It’s Irish Fiction Friday once again, where we showcase some of the best SFF fiction that Ireland has to offer in the hope of encouraging you to support our amazing Bid for a Worldcon in Ireland in 2019. With so many authors and creatives, you’d be a rash fool not to! This week we’re showcasing one of our newer writers, Damien Kelly, who has allowed us reprint his short story, Lockout. The story was originally part of a collection – ‘Big Jim’s Shadow’ all about James Larkin: which was part of their Pandemonium series of alt histories (link at the bottom of the page to this). Lockout is a fairy story set during Larkin’s union strikes in Dublin of 1913. All of the speculative stories in the chapbook were set in Ireland during this time period, all had Jim Larkin and revolution in the background and were all written by Irish authors!
We are reminded not a little of Yeats’ The Stolen Child in this story of temptation and mystery in 1913…
Come away, O human child! / To the waters and the wild / With a faery, hand in hand. / For the world’s more full of weeping than you can understand.
by Damien Kelly
“Can you hear the bells begin, Alice? These are last moments of 1913, and if you don’t let me help you, they’ll be yours as well.”
Her jaw was locked. Her arms and neck and thoughts locked too. How did he think she might answer him?
Her bed faced the front windows, but all she could see were the tops of the trees that fronted St. Partick Dun’s Hospital. No lights were lit on the street, and the trees themselves were merely hunched and hairy shadows against a purple sky.
She thought there should be flames in that sky; surely every street in Dublin was burning? Grand heaps of stolen coal, piled the length of the Grand Canal, with all the striking workers sizzling on top of them. Isn’t that why she felt such terrible heat?
“Alice? I’m going to wet your lips, don’t be panicking.”
He lifted her head only slightly, but he might as well have hooked a sickle round the back of her neck and lifted her by the blade. The pain was searing and she couldn’t cry out. Her breath left her, and when he tipped the glass to her mouth, she was inhaling the water as much as swallowing it. A fit threatened to engulf her, but then his hand was on her brow. There was pain as cold and sharp as the lockjaw was hot, but it was there and gone in an instant and it calmed her.
“Better, isn’t it? Speak to me, Alice.”
“Yes.” Her voice rasped, sounded so much older than her sixteen years.
“Say yes again, and we’re done. Forget Jim Larkin and his unions. Forget about Patrick Traynor. Leave this slum of a city behind and come away.”
Partick Traynor had shot her in the hand.
After fifteen weeks of strikes and lockouts, she’d been reduced to living off the food packets that the Irish Women Worker’s Union were handing out; the stipend from the Trades Union Congress was gone. Her friend Nora said that some of the girls from Jacobs were getting bags of broken biscuits out the back door of the factory, but Alice didn’t see that as much different from being a scab.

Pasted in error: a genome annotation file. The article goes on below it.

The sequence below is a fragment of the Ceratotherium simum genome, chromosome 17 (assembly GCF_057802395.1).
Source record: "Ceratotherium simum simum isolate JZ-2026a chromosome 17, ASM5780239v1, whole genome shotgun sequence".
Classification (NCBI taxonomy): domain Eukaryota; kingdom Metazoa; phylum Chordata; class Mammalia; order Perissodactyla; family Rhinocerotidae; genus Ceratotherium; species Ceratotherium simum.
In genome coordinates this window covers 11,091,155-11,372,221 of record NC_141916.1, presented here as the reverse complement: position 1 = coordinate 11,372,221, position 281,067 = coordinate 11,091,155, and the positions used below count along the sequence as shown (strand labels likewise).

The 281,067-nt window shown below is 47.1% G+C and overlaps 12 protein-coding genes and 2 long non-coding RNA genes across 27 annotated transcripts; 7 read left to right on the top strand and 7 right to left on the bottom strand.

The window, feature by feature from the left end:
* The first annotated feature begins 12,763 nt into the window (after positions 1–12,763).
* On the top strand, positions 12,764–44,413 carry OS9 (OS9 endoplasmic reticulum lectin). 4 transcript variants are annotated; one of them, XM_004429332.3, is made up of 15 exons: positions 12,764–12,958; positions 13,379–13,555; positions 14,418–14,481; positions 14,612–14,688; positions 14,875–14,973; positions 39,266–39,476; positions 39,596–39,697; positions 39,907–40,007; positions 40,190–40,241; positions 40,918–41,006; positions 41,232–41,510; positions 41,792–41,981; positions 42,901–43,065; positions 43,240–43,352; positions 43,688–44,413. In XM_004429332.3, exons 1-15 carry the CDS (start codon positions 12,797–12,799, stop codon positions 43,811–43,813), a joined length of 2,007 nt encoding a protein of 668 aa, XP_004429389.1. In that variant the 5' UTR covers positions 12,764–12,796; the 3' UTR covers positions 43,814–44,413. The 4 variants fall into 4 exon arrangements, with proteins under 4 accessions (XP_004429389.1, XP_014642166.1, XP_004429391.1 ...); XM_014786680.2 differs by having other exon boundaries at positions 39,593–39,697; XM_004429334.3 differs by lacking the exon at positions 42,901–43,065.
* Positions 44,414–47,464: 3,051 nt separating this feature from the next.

On the 18th of December she’d been on Mark Street, collecting her packet, when a group of Robinson’s coal carts had come trundling past. All the men working the carts were scabs, grasping at pennies while the likes of Mr. W.N. Robinson laughed at how cheap they were bought.
Yes, the women of the union had jeered them, threatened to get them gelded or dead. But that wasn’t what did for Alice.
As the protesting crowd grew around the parked carts, the horses shied and bolted. Back at the police barracks, a constable told his sergeant that he’d been in the middle of the ensuing fray and could attest to the danger of the situation, but Alice never saw him there. What she did see was Patrick Traynor stealing coal.
Traynor claimed he’d not seen Alice at all and certainly didn’t aim for her. He said he’d only sought to scare off the hostile crowd, fearing for his life. Nobody questioned why Robinson’s workers had guns at all. They let Patrick out the next day, but lifted him and his brother later for the “larceny of a bag of coal.” She hadn’t even begrudged it to him.
Nora had dressed the wound, but Alice had needed the hospital anyway. They took the bullet out and sent her home, but the lockjaw was there and never got better.
The dirt of the city was always on you, and if it got in you, you were dead.
“Come away, Alice Brady. Don’t die.”
“To your castle?”
“Is it beautiful? Are the people beautiful there?” Her voice sounded younger by the minute.
“It is beautiful, but wild. And the people are beautiful, but terrible too. You could tame them, Alice. Beguile them, delight them. Be their mistress. Their queen.”
“And they would be my servants?”
“Your faithful servants. As I am.”
Her eyes found his, swam up from the milky depths and saw clear.
“And how much would I pay them, then?”
He looked at her quizzically.
Alice felt the fever rising again, but wouldn’t let her mouth clamp shut.
“That’s what I thought,” she hissed through gritting teeth. “You’re all the same.”
His hand drew back, taking the coolness with it.
“Go back to Hell,” she told him. “I’m not a scab.”